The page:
gonna check that out.
  14. daricksta

    daricksta Master of the Pit OTBS Member

    I run my MES 30 Gen 1 with absolutely no mods and it's been working fine for over two years. The only thing I added was the A-MAZE-N Pellet Smoker because I never use wood chips.
  15. susieqz

    susieqz Smoking Fanatic

    rick, do you only use pellets?

    have you tested them against wood chunks?

    i kinda thot chunks would give better flavor.
  16. red dog

    red dog Smoking Fanatic

    If you get good quality pellets like those Todd sells with the AMNPS you won't notice any difference.
  17. susieqz

    susieqz Smoking Fanatic

    great to know.i just ordered a bag of todd's pellets.
  18. daricksta

    daricksta Master of the Pit OTBS Member

    Susie, I started out using wood chips because I didn't know about wood pellet smokers like the A-MAZE-N Pellet Smoker. I didn't put wood chunks in my MES 30 because my understanding was that the wood chip loader and tray were designed for just that; wood chips. I found loading wood chips every 20-30 minutes too much of a hassle which is why I changed to using wood pellets. I think for a propane or charcoal grill or a charcoal bullet smoker, wood chunks would be fine. For the MES, I'd go with wood pellets.

    Actually, wood is wood. Any good quality wood used for BBQ will impart great flavor. Red Dog is right; Todd Johnson sells top quality pellets. Wood pellets are essentially sawdust compressed under heat and pressure with a binding being applied to keep the pellet together. A number of manufacturers will add resins and other stuff as binders so that the cheaper pellets aren't 100% wood.

    Todd also sells pellets in every "flavor" you'd ever need. I have Oak. Hickory, Mesquite, Pecan, Apple, and his own Pittmaster's Choice, which includes cherry wood in the mix. For my purposes and the flavor profiles I'm after, those are sufficient. In addition to using one wood pellet type, you can also mix oak and pecan or pecan and apple for smoking pork ribs or pulled pork, or any combo you want. That's part of the fun of home smoking.

    In another thread I copy/pasted an article on how a company made their wood pellets because after editing out the company proprietary stuff, it told you how they're made and why among many smokers they're preferable. I took a BBQ class last summer and the instructor said he used wood pellets in his home smoker.

    Here's that partial article below. Note that it says wood pellets are clean burning and don't leave much creosote behind, which is not the case with wood chunks.


    - FLAVOR = Wood pellets provide more flavor and offer a variety of flavors

    - SMOKE = Wood Pellets provide more smoke with more consistency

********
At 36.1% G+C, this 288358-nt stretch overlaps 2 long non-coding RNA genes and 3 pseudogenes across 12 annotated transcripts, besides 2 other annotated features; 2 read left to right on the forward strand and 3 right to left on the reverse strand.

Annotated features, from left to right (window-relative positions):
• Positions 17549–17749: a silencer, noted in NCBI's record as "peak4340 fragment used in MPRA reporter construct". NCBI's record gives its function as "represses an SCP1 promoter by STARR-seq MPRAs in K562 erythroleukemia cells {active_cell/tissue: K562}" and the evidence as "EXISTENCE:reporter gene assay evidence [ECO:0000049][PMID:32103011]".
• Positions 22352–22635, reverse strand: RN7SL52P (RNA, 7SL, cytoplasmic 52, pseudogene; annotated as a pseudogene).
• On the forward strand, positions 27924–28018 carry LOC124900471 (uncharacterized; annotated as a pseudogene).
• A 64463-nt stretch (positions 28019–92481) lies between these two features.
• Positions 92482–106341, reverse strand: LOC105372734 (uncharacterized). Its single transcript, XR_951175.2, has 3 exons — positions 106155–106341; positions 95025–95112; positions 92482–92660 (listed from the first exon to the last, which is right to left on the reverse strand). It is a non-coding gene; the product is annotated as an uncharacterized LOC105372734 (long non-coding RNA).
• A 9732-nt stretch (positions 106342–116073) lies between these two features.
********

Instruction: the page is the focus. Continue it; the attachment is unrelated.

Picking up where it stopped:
- HEAT = Heat source is 100% natural wood pellets, no fuel or hot coals etc.

    - CLEAN BURNING = Wood pellets product very little ash with very little creosote build up

    - SAFE = Danger of fire from removing hot ash and embers is eliminated, unlike log burning units


    Pellets are easily obtainable through the U.S. [The best are made from] 100% wood, food grade barbecue pellets specifically produced for use with food.  Barbecue pellet are made from hardwoods that contain fewer resins and are produced in a controlled process to ensure a food grade product.  (Heating pellets, on the other hand, are produced specifically for heat stoves and do not meet food grade requirements.)  Barbecue pellets are made by pulverizing hardwood sawdust and extruding to a uniform density through a rotating die under enormous heat and pressure (400 degrees F @ 10,000 PSI).  Naturally occurring lignin in the wood binds the pellets into their shape.  Pellets are then cooled and placed in...bags."
  19. susieqz

    susieqz Smoking Fanatic

    rick, thanks for all the details. looks like i was wrong about pellets.

    mind you, i started with traeger pellets. they  were awful. since then, i've tried both cheaper pellets n more expensive ones.

    all were better than traeger.

    i have some of todd's cherry pellets coming because everyone here speaks so highly of him. got his smoker coming.

    giving that much detail is very helpful for those with little experience. kind of you, rick.
  20. I had a hard time keeping the pure cherry pellets to burn.  I read that I was not the only one. It had ben suggested to mix hickory or oak to keep them going. I contacted Todd At Amazen and he told me not to try and mix them but place them on top of the other hard wood pellets. It works, I start hickory and about 3/4 of a inch latter I layer the cherry.